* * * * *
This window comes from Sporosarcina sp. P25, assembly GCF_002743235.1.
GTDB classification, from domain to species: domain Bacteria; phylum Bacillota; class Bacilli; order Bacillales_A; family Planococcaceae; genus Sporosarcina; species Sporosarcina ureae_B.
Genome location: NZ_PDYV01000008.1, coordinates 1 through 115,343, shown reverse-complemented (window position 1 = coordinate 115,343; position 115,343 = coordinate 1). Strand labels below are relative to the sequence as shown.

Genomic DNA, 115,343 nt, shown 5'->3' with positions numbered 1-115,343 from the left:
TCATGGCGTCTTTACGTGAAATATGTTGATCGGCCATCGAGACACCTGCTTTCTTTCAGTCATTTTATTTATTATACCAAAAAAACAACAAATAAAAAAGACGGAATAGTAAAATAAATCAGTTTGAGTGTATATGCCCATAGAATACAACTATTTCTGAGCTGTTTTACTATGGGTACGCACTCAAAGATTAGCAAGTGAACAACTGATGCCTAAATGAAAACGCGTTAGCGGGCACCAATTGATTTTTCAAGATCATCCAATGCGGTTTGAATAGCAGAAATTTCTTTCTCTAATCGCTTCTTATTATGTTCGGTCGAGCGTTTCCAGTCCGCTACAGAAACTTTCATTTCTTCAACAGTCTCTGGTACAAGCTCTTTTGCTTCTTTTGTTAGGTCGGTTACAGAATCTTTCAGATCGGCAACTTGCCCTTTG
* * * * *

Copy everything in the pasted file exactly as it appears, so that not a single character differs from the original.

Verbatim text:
This window comes from Sporosarcina sp. P25, assembly GCF_002743235.1.
GTDB classification, from domain to species: domain Bacteria; phylum Bacillota; class Bacilli; order Bacillales_A; family Planococcaceae; genus Sporosarcina; species Sporosarcina ureae_B.
Genome location: NZ_PDYV01000008.1, coordinates 1 through 115,343, shown reverse-complemented (window position 1 = coordinate 115,343; position 115,343 = coordinate 1). Strand labels below are relative to the sequence as shown.

Genomic DNA, 115,343 nt, shown 5'->3' with positions numbered 1-115,343 from the left:
TCATGGCGTCTTTACGTGAAATATGTTGATCGGCCATCGAGACACCTGCTTTCTTTCAGTCATTTTATTTATTATACCAAAAAAACAACAAATAAAAAAGACGGAATAGTAAAATAAATCAGTTTGAGTGTATATGCCCATAGAATACAACTATTTCTGAGCTGTTTTACTATGGGTACGCACTCAAAGATTAGCAAGTGAACAACTGATGCCTAAATGAAAACGCGTTAGCGGGCACCAATTGATTTTTCAAGATCATCCAATGCGGTTTGAATAGCAGAAATTTCTTTCTCTAATCGCTTCTTATTATGTTCGGTCGAGCGTTTCCAGTCCGCTACAGAAACTTTCATTTCTTCAACAGTCTCTGGTACAAGCTCTTTTGCTTCTTTTGTTAGGTCGGTTACAGAATCTTTCAGATCGGCAACTTGCCCTTTG